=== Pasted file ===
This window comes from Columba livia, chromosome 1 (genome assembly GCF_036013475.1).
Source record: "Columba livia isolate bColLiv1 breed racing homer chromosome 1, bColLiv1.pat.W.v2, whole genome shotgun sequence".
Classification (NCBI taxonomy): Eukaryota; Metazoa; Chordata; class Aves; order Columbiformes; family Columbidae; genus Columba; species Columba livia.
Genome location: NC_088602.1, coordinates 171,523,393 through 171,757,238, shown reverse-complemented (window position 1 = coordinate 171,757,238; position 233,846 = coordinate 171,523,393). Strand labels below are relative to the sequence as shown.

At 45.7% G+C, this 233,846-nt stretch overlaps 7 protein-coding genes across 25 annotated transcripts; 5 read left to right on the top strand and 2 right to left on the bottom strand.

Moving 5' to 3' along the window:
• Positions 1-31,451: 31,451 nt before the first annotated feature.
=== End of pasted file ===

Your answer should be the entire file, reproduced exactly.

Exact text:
This window comes from Columba livia, chromosome 1 (genome assembly GCF_036013475.1).
Source record: "Columba livia isolate bColLiv1 breed racing homer chromosome 1, bColLiv1.pat.W.v2, whole genome shotgun sequence".
Classification (NCBI taxonomy): Eukaryota; Metazoa; Chordata; class Aves; order Columbiformes; family Columbidae; genus Columba; species Columba livia.
Genome location: NC_088602.1, coordinates 171,523,393 through 171,757,238, shown reverse-complemented (window position 1 = coordinate 171,757,238; position 233,846 = coordinate 171,523,393). Strand labels below are relative to the sequence as shown.

At 45.7% G+C, this 233,846-nt stretch overlaps 7 protein-coding genes across 25 annotated transcripts; 5 read left to right on the top strand and 2 right to left on the bottom strand.

Moving 5' to 3' along the window:
• Positions 1-31,451: 31,451 nt before the first annotated feature.